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Hospital of Central Connecticut offers minimally invasive lung cancer surgery

[May 03 2013] - Hospital of Central Connecticut (HOCC) surgeons are performing a minimally invasive procedure for lung cancer that involves smaller incisions and can mean a shorter hospital stay and faster recovery.

HOCC Surgical Oncologist James Flaherty, M.D., FACS, and Thoracic Surgeon Patrick Rocco, M.D., FACS, perform a procedure called video-assisted thoracoscopic surgery (VATS) lobectomy on patients with early-stage lung cancer.

During VATS, surgeons make three small incisions and in one insert an endoscope, a long, thin tube fitted with a camera, that allows them to view images on a monitor. Using other endoscopic instruments, surgeons can remove cancerous tissue and the lobe of the lung.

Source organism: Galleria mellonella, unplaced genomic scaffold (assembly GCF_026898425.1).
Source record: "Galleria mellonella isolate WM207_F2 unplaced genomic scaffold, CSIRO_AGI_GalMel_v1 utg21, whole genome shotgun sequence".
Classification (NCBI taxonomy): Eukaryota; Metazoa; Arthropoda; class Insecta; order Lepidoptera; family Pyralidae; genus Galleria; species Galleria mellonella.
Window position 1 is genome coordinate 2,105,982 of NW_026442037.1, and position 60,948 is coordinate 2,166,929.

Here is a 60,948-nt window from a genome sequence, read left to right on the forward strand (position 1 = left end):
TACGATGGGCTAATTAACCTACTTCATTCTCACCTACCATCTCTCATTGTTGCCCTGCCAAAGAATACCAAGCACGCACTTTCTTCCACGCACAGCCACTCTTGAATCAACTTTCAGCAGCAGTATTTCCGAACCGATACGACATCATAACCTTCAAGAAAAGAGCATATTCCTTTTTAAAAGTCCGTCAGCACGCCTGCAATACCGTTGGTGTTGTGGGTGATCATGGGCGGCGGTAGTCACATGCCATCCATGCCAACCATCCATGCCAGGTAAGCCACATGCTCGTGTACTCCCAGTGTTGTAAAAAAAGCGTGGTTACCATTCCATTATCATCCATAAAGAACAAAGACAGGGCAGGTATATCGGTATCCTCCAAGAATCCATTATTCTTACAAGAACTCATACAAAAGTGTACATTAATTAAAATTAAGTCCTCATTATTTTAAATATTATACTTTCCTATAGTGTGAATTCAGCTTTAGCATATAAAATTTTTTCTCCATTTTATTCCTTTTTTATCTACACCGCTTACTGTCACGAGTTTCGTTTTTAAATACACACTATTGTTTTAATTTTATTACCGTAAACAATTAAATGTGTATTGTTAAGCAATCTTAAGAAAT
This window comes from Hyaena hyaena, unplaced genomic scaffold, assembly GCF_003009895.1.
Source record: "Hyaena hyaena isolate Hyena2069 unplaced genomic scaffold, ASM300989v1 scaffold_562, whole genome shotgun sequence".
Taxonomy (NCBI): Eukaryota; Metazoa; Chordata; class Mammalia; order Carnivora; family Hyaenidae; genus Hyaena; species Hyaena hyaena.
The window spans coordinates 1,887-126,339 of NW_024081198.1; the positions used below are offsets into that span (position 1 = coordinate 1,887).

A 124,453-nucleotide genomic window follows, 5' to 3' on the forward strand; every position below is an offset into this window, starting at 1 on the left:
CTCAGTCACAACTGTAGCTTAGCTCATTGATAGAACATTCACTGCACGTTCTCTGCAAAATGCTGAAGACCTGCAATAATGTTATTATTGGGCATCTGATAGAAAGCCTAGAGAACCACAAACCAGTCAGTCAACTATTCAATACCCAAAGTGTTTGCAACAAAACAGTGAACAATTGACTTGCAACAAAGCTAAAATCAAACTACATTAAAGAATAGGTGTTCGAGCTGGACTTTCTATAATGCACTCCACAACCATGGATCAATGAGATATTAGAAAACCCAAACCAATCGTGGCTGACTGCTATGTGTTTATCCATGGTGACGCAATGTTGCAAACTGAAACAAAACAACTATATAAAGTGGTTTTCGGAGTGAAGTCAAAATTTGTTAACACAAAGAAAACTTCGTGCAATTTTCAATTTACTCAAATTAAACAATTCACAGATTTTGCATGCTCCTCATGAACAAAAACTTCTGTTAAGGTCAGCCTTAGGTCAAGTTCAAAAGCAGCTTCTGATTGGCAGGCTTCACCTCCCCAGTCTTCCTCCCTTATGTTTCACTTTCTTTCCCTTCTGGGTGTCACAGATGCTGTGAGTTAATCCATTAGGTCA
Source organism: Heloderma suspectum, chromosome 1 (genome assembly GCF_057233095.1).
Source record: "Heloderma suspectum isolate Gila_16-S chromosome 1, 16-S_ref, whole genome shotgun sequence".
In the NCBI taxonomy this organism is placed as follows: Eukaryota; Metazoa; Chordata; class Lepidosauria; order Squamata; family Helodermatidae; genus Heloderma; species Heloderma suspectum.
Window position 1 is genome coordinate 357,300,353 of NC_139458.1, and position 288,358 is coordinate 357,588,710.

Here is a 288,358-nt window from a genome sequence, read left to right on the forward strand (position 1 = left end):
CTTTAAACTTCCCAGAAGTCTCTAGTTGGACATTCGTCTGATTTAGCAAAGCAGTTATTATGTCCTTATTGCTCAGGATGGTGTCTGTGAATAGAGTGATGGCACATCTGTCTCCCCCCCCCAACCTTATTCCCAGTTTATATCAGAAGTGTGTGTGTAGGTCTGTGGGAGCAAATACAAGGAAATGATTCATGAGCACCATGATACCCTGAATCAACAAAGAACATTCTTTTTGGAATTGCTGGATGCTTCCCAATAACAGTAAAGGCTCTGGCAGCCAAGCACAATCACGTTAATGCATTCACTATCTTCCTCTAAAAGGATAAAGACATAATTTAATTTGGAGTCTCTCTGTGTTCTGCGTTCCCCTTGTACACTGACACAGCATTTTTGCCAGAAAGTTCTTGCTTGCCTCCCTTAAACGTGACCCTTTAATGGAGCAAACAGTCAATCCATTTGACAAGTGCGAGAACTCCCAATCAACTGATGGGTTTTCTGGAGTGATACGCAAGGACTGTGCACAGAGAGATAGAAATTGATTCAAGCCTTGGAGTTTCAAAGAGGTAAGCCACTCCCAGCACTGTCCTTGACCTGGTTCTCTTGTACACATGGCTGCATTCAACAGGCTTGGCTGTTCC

"This approach provides clear and magnified images to allow for precise removal of the cancerous lobe and surrounding lymph nodes," Flaherty said. "For appropriately selected patients this is as effective a procedure as traditional, open surgery."

"We're using smaller incisions than we would in an open surgical procedure and we don't need to cut muscle or spread the ribs," Rocco added. "This can mean much less post-op discomfort and a faster recovery for patients."

With VATS, hospital stay averages three to four days vs. five to seven with open surgery, with recovery typically in two weeks, vs. four to six weeks.

VATS can also be used for esophageal and other thoracic cancers; some benign conditions, including collapsed lung and lung nodules with unknown cause; and biopsies of the lungs and lymph nodes.